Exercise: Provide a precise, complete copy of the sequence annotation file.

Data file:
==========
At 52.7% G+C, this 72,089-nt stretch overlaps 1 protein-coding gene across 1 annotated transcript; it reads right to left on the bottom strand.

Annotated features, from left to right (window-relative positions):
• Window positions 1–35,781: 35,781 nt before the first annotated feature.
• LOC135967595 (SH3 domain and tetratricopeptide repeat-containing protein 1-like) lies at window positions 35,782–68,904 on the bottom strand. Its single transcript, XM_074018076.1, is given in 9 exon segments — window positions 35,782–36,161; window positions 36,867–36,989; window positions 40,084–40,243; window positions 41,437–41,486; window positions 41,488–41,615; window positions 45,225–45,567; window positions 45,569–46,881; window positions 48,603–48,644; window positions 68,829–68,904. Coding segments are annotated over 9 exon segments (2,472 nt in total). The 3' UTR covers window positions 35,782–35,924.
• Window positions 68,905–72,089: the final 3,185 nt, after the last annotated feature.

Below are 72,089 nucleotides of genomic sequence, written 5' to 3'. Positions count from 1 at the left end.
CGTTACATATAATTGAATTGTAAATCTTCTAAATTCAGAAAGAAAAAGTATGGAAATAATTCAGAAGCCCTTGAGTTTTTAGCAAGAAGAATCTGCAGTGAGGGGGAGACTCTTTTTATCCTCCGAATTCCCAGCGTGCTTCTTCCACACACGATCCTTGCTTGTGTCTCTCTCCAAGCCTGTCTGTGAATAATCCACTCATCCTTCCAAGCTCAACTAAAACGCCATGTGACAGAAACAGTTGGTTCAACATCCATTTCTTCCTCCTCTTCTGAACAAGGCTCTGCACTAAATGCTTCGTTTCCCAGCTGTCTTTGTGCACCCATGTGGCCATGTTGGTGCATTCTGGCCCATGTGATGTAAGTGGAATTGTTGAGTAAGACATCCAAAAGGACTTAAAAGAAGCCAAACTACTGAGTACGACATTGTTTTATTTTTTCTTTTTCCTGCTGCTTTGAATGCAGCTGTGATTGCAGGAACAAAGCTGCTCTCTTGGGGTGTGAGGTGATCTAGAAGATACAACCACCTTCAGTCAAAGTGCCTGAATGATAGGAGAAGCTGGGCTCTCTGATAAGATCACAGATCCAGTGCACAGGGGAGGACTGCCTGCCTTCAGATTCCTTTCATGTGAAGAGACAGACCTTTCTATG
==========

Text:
At 52.7% G+C, this 72,089-nt stretch overlaps 1 protein-coding gene across 1 annotated transcript; it reads right to left on the bottom strand.

Annotated features, from left to right (window-relative positions):
• Window positions 1–35,781: 35,781 nt before the first annotated feature.
• LOC135967595 (SH3 domain and tetratricopeptide repeat-containing protein 1-like) lies at window positions 35,782–68,904 on the bottom strand. Its single transcript, XM_074018076.1, is given in 9 exon segments — window positions 35,782–36,161; window positions 36,867–36,989; window positions 40,084–40,243; window positions 41,437–41,486; window positions 41,488–41,615; window positions 45,225–45,567; window positions 45,569–46,881; window positions 48,603–48,644; window positions 68,829–68,904. Coding segments are annotated over 9 exon segments (2,472 nt in total). The 3' UTR covers window positions 35,782–35,924.
• Window positions 68,905–72,089: the final 3,185 nt, after the last annotated feature.

Below are 72,089 nucleotides of genomic sequence, written 5' to 3'. Positions count from 1 at the left end.
CGTTACATATAATTGAATTGTAAATCTTCTAAATTCAGAAAGAAAAAGTATGGAAATAATTCAGAAGCCCTTGAGTTTTTAGCAAGAAGAATCTGCAGTGAGGGGGAGACTCTTTTTATCCTCCGAATTCCCAGCGTGCTTCTTCCACACACGATCCTTGCTTGTGTCTCTCTCCAAGCCTGTCTGTGAATAATCCACTCATCCTTCCAAGCTCAACTAAAACGCCATGTGACAGAAACAGTTGGTTCAACATCCATTTCTTCCTCCTCTTCTGAACAAGGCTCTGCACTAAATGCTTCGTTTCCCAGCTGTCTTTGTGCACCCATGTGGCCATGTTGGTGCATTCTGGCCCATGTGATGTAAGTGGAATTGTTGAGTAAGACATCCAAAAGGACTTAAAAGAAGCCAAACTACTGAGTACGACATTGTTTTATTTTTTCTTTTTCCTGCTGCTTTGAATGCAGCTGTGATTGCAGGAACAAAGCTGCTCTCTTGGGGTGTGAGGTGATCTAGAAGATACAACCACCTTCAGTCAAAGTGCCTGAATGATAGGAGAAGCTGGGCTCTCTGATAAGATCACAGATCCAGTGCACAGGGGAGGACTGCCTGCCTTCAGATTCCTTTCATGTGAAGAGACAGACCTTTCTATG